This is troubling: In a speech targeted at our elite planners Defense Chuck Hagel is warning people that cutting war spending is not a good course of action for the United States. But according to the linked Business Insider article, about 47 percent of the public wants the US to cut back.
The three major conflicts of the postwar were Korea and Indochina (1946-1975), and the Middle East (1967 to present). Perhaps encirclement of China was the objective of the first two, and encirclement of oil fields for the latter. But the human toll in these wars was staggering – millions of non-combatants killed. Carpet bombing, as a military strategy, came out of World War II, the US and Britain the major players. Dead civilians and destroyed buildings was the objective. As a war strategy it is not terribly effective. As a means of expending resources, it is.
The Orwellian side of the coin is as follows:
War is a way of shattering to pieces, or pouring into the stratosphere, or sinking in the depths of the sea, materials which might otherwise be used to make the masses too comfortable, and hence, in the long run, too intelligent.
The United States has not been threatened by any other power on earth in the postwar era, but that does not matter. We are constantly attacking other countries. The “Cold War” was a mere cover story to justify the attacks, and when the Soviet Union receded, our leaders in short order staged an ineffective “War on Drugs.” It did not have enough propaganda bite to be a really effective motivating tool. They then staged 9/11, and that put us back on permanent war footing. Our propaganda was revamped to make “terrorism” the new “communism.” Then came business as usual … here a war, there a war, everywhere a war war.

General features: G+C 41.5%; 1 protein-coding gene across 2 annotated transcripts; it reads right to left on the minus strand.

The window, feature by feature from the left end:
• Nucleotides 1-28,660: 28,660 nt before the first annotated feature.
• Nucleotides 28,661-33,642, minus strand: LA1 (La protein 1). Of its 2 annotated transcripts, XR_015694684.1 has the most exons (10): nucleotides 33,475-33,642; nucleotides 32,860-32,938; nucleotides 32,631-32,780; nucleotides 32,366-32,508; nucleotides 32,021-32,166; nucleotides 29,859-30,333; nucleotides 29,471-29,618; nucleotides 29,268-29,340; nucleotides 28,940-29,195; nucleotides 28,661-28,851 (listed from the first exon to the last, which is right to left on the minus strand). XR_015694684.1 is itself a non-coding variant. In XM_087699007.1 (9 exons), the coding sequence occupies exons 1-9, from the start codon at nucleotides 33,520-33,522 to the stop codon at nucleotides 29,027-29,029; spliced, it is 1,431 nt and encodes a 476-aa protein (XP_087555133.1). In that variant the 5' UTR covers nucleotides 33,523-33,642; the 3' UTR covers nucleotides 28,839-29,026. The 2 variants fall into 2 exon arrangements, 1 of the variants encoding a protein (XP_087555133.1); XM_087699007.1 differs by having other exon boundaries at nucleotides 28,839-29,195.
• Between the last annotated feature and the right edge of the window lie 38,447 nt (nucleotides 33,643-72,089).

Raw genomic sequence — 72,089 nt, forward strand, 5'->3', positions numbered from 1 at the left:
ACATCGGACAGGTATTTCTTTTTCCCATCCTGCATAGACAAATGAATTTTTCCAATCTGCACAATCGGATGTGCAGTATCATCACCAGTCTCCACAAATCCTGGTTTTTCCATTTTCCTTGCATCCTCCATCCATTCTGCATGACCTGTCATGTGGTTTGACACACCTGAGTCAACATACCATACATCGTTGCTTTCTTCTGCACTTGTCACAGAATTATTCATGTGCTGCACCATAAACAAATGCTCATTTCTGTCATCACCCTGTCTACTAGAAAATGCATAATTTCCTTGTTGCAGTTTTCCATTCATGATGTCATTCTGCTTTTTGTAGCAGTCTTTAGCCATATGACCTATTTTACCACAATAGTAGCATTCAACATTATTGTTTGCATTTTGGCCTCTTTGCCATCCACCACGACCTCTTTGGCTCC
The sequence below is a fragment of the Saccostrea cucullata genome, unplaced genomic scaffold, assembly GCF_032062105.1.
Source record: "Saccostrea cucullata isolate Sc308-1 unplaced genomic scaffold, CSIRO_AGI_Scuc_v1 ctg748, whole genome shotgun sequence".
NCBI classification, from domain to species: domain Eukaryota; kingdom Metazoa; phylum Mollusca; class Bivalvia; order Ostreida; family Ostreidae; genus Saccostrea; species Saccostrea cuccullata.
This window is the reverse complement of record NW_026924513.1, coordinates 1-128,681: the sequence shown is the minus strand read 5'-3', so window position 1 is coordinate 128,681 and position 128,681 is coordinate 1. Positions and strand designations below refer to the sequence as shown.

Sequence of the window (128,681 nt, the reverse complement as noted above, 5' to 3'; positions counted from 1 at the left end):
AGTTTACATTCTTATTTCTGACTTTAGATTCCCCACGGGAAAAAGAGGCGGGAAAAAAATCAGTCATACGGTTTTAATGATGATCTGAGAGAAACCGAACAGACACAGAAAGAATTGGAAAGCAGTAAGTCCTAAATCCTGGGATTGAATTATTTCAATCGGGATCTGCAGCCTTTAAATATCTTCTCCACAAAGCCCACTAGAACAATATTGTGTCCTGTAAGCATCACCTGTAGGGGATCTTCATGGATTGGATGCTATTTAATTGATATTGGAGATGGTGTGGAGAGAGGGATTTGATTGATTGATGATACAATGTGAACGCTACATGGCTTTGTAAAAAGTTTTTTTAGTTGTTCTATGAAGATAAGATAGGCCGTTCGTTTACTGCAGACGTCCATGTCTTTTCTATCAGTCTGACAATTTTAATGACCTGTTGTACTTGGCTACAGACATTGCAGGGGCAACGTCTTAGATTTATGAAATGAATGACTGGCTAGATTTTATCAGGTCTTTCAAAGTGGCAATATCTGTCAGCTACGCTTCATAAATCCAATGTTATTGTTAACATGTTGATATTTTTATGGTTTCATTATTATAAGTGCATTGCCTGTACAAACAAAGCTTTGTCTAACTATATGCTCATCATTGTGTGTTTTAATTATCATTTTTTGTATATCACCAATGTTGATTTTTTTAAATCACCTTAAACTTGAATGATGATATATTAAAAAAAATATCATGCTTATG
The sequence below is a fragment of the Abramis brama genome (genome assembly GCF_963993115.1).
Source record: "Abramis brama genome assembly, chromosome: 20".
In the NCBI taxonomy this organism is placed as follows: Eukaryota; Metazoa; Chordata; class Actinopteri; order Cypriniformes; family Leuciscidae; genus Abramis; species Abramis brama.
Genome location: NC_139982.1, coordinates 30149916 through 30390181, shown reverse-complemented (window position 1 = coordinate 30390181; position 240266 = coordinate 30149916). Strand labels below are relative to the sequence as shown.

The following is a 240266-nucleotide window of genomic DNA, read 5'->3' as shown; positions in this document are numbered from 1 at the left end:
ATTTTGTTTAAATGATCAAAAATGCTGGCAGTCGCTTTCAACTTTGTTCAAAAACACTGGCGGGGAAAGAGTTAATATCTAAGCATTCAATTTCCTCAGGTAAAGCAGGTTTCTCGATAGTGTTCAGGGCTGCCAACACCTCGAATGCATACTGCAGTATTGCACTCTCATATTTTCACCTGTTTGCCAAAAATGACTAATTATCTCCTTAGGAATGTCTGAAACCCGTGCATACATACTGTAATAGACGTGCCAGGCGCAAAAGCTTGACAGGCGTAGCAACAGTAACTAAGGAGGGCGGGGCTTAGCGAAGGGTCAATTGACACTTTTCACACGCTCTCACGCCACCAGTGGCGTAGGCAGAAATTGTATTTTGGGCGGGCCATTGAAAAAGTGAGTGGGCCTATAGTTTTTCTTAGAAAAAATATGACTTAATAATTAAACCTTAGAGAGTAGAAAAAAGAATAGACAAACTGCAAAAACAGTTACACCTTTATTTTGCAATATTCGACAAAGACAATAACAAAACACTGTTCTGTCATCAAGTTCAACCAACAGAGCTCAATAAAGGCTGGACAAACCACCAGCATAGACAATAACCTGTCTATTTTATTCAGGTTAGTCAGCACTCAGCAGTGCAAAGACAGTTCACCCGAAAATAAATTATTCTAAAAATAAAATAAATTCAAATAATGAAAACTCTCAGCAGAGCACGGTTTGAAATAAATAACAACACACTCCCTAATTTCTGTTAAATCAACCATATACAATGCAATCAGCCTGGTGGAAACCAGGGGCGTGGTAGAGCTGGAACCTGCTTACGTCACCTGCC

“Killing” Osama bin Laden in 2011 perhaps signified a rift among state planners, or perhaps from a marketing standpoint, merely cleared the way for an introduction of new products. The Boston Bombing, which evidence easily shows to be another false flag event, featured Chechnyan patsies, a far cry from the usual Middle East ones.
The media currently wants us to focus our attention on Ukraine, but the MIC is not about to go to war against a powerful country like Russia, so other objectives are in play
here. I am not on the Twitter feed that sends out the explanations. I do not know the future, but there will not be a major confrontation with Russia. That is a given – we do not attack countries that can defend themselves and inflict comparable damage on us. But will Russia be used as the perpetrator behind a new false flag attack? Are we looking at a Cold War franchise reboot?*
In the larger framework, Hagels’s remarks, though deeply embedded in euphemism, are clear in meaning: Our military-industrial complex is worried that the American public does not have the stomach for more wars.
What fresh hell lay in store for us?
*Seen in this light, the great efforts being expended to demonize Vladamir Putin make perfect sense. He would serve as the new Osama.